Picture of chalkboard with erased handwriting and desk with chair

The timeless beauty of a mathematician’s chalkboard

Mathematicians continue to calculate, solve, and create on chalkboards, even in the digital age. A photographer captures samples of their work.

Ideas explored on chalkboards—and erased and explored again and again—can lead to breakthroughs across disciplines, particularly in mathematics. At Princeton University, professor Noga Alon uses his board to study how graph theory can be applied to computer science, a relationship that has enabled modern advances in digital technology.

This story appears in the April 2021 issue of National Geographic magazine.

Detractors may deride mathematics as difficult, abstract, rigid, boring. But to admirers, mathematics is fascinating, creative, even an art form—and its canvases are chalkboards covered with scribbles, an odd mix of therapy and ingenuity known as board work.

Photographer Jessica Wynne learned about the beauty of mathematics from her summer neighbors on Cape Cod, Massachusetts. Both of them are theoretical mathematicians, and when their friends—also theoretical mathematicians—came over, Wynne noticed that chalkboard ponderings were how they communicated complex ideas and worked out knotty problems. They used chalkboards to collaborate and spar and, most of all, to explore the boundaries of known mathematics. Some described it as meditation.

At the Instituto Nacional de Matemática Pura e Aplicada in Rio de Janeiro, Brazil, Jacob Palis sees green at the chalkboard and out the classroom windows. A professor of mathematics, Palis does research in the areas of dynamical systems and ergodic theory.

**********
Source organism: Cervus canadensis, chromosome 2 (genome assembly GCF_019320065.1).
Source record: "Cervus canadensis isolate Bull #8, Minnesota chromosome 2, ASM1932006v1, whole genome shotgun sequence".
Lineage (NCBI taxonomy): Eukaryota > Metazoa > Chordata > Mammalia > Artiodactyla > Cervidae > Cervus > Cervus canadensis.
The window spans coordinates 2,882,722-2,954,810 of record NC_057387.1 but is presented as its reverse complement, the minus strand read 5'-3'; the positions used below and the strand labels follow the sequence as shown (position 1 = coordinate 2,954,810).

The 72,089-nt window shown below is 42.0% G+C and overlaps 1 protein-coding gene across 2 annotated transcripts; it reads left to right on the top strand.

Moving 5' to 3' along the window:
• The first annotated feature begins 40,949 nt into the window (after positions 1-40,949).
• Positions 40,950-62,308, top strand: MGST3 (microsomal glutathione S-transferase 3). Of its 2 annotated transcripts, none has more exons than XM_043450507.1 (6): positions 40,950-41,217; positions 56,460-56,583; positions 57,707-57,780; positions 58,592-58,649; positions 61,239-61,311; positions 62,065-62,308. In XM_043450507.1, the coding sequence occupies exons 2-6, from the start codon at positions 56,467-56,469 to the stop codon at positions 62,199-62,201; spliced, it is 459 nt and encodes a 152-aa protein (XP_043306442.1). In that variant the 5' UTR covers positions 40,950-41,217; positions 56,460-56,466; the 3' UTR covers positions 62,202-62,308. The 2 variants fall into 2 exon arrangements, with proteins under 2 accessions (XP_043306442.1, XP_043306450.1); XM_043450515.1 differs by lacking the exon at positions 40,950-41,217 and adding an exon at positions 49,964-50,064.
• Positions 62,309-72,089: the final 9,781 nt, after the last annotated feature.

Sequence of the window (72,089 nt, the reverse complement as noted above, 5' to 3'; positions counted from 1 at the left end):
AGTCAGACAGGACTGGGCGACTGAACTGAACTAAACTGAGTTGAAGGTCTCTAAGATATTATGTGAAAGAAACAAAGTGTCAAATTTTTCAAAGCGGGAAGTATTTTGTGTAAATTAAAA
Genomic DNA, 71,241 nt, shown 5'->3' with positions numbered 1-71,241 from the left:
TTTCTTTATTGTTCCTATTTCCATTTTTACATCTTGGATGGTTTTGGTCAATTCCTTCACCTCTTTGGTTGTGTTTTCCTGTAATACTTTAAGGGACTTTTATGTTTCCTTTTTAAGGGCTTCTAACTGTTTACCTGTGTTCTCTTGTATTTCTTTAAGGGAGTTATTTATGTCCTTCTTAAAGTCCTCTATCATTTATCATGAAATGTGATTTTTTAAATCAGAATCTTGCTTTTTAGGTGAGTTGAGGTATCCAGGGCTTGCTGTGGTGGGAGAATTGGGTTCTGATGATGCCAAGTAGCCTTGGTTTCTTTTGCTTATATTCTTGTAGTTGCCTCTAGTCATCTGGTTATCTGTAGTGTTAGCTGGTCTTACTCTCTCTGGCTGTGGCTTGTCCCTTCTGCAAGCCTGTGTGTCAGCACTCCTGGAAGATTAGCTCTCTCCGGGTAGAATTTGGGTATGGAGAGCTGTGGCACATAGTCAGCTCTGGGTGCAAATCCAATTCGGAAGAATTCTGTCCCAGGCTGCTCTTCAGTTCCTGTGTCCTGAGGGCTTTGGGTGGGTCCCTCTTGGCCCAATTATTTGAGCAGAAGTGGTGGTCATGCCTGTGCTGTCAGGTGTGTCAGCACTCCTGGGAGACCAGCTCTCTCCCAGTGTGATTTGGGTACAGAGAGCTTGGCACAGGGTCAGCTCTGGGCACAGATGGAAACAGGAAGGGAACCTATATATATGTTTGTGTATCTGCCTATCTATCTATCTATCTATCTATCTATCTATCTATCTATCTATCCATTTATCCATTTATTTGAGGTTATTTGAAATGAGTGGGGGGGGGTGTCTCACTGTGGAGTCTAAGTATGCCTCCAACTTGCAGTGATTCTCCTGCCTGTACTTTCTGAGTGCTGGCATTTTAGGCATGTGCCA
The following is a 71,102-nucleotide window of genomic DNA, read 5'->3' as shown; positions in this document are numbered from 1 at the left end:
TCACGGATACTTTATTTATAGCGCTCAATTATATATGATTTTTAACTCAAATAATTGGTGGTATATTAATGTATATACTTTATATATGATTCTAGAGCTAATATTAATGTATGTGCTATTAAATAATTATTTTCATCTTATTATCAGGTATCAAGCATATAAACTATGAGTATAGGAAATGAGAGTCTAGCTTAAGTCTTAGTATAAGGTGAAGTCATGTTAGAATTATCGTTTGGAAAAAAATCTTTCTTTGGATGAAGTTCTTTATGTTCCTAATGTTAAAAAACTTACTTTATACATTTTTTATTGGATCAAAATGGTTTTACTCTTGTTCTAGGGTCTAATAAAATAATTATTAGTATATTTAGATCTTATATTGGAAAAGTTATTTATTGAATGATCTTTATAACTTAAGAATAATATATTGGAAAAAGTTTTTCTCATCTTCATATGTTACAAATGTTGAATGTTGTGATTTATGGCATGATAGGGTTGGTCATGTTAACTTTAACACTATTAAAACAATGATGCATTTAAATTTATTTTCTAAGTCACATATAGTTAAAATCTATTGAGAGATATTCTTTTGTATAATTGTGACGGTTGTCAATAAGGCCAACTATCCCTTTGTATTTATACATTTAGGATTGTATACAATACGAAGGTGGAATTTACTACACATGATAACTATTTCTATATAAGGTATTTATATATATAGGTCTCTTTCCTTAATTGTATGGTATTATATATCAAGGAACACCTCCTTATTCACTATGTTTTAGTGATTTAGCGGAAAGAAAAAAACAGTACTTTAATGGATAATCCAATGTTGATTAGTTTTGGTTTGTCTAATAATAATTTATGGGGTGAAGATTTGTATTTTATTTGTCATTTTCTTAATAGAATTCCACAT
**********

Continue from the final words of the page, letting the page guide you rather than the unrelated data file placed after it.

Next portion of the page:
At the Instituto Nacional de Matemática Pura e Aplicada in Rio de Janeiro, Brazil, Jacob Palis sees green at the chalkboard and out the classroom windows. A professor of mathematics, Palis does research in the areas of dynamical systems and ergodic theory.

In a world with plenty of paper, whiteboard, and digital screen space, why chalk? “That’s like asking a painter why they paint with oils,” says Wynne. But there are practical matters too, she says. Dry-erase markers stain clothes and hands. Then there’s how chalk sounds and feels when in use: a soft knock and rhythm, almost like a metronome. One University of Chicago mathematician vowed that if the math department replaced chalkboards with whiteboards, the faculty would revolt.

The quandaries of theoretical math are far more difficult than solving for x or balancing the quadratic equation. Some mathematicians try to find new universal truths, as Archimedes discovered pi and Pythagoras defined a right triangle. Board work also may be an end in itself—a place to record one’s thoughts, unrushed. Wynne photographed one heavily notated board, at Yale University, on which the professor had written in one corner: “Pls do not erase.” It had remained untouched for five years. 

A book of Wynne’s chalkboard images, Do Not Erase, is set for June 2021 publication by Princeton University Press.

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